Trump Is Asking World Leaders To Call Him Directly On His Cell Phone, Raising Security Concerns

The president has reportedly handed out his cell number to leaders of Canada, Mexico, and France, raising security and protocol concerns.

President Trump has been handing out his cell phone number to world leaders, urging them to call him directly on it, the Associated Press reported Tuesday, a breach of protocol that raises security concerns about the president's communications.

Among the world leaders who have been given the president's cell phone number are Canadian Prime Minister Justin Trudeau and Mexican President Enrique Peña Nieto, according to the wire service. Trudeau is the only one who has spoken with Trump by cell phone so far, the report said.

Trump reportedly exchanged numbers with France's newly-elected President Emmanuel Macron as well. Macron spoke with Trump after his election victory, but French officials did not comment to the AP about whether the French leader planned to communicate with Trump on his cell phone.

The report comes just days after Trump wrapped up the first foreign trip of his presidency, which included stops at the Vatican, Israel, Saudi Arabia and attendance at the G-7 conference in Sicily with world leaders.

Trump's use of a cell phone for official communications raises concerns about the security of such calls, which are usually set up by White House staff on secure phone lines. Even if Trump is using a government-issued cell phone, the conversations could be open to surveillance, security experts said.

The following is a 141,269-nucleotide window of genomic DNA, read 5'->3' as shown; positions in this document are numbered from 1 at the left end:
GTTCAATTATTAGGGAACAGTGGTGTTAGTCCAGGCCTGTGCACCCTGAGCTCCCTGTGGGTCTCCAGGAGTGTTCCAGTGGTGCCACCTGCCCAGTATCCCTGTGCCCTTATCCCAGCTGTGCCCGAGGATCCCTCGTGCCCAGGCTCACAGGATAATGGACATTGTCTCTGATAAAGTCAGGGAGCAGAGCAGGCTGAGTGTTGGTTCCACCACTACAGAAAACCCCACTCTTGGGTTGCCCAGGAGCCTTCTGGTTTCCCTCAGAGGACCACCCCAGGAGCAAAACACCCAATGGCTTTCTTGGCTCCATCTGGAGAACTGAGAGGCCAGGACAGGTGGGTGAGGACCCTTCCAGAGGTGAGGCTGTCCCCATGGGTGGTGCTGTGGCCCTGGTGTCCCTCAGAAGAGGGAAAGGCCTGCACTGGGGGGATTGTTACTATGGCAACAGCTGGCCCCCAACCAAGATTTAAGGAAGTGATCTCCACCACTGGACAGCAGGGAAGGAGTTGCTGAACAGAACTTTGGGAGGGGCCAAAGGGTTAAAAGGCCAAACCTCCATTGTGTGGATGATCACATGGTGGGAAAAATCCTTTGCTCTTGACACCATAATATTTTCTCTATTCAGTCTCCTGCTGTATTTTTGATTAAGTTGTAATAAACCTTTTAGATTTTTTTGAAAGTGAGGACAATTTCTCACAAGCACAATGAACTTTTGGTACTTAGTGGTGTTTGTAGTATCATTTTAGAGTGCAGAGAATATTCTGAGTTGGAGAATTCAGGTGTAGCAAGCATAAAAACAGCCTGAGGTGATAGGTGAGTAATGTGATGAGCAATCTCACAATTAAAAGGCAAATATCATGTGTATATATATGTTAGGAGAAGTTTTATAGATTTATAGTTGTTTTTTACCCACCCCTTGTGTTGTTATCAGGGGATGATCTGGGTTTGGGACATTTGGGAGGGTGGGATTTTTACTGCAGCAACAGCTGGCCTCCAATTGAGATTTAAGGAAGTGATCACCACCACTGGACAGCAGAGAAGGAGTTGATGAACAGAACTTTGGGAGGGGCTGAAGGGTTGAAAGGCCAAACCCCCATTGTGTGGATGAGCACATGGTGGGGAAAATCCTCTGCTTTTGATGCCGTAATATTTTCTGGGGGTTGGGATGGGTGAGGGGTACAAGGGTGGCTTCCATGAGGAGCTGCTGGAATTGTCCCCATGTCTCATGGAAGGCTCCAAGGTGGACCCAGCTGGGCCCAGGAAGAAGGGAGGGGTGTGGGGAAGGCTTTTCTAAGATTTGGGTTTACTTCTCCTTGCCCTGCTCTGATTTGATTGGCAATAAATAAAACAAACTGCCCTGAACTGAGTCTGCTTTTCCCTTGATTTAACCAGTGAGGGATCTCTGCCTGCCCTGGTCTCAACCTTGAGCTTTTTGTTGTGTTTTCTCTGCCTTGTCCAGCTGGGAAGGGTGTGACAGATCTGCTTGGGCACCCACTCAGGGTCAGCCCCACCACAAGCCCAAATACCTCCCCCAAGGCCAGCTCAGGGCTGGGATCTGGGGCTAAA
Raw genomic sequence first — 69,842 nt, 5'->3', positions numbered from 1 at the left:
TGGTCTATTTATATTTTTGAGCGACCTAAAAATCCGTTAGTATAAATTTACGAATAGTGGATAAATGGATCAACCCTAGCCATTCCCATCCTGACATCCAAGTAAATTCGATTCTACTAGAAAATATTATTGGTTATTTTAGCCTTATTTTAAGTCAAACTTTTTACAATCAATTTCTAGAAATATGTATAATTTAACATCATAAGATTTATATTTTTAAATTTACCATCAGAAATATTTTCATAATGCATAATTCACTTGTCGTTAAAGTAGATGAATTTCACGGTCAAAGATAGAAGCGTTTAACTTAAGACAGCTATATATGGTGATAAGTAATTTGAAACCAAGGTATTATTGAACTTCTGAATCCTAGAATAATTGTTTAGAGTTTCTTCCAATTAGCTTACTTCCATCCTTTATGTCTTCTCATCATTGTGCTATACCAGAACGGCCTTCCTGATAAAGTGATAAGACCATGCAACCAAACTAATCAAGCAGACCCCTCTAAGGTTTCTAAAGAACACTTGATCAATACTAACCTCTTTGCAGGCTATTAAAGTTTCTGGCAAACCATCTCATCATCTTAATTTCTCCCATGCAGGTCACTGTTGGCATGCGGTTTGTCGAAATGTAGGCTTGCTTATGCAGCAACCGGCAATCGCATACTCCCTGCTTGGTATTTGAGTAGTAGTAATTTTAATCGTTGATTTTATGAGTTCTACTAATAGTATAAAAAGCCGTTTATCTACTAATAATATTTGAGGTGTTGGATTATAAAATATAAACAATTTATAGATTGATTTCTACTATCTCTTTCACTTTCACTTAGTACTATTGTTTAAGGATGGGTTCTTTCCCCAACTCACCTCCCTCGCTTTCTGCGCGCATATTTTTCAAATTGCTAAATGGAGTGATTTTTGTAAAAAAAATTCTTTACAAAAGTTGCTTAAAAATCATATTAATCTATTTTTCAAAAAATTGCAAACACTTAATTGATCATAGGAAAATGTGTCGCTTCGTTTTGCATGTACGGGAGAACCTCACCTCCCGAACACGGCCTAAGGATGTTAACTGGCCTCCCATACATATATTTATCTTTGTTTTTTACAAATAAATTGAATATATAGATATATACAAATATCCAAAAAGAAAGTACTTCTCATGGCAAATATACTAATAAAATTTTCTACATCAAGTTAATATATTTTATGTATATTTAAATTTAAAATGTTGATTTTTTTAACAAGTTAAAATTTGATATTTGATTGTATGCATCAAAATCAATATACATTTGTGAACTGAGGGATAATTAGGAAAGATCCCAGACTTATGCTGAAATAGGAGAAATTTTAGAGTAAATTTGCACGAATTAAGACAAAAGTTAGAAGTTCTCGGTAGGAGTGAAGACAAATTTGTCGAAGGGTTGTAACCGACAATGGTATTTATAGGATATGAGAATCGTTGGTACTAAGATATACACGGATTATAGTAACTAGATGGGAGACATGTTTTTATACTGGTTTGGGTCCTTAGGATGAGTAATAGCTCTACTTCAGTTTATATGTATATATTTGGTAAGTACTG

"If you are speaking on an open line, then it's an open line, meaning those who have the ability to monitor those conversations are doing so," Derek Chollet, a former Pentagon advisor and National Security official told the AP.

The White House did not respond to BuzzFeed News requests for comment.

Trump would likely not be the first high-level government official, or president, to use a cell phone to communicate with his counterparts, officials said. But if the president is making a habit of using a cell phone to communicate with foreign leaders it not only raises the possibility that the conversations can be intercepted, but also circumvents internal monitoring and review of presidential calls that normally takes place.

That monitoring and review, Chollet told BuzzFeed News, is essential to make sure promises are carried out, conversations are logged for future reference, and so staff is fully aware what the president is discussing with other heads of state.

Most phone calls between presidents are usually set up by the White House situation room, where staff tests the line to make sure it is secure. Calls are also monitored by staff and other US agencies, who take notes and prepare for any possible follow up required after a conversation.

But preparation for those phone calls is also extensive before they are made, Chollet told BuzzFeed News, including the developing of talking points, possible questions that could be raised, and a briefing with the president to make sure he is prepared.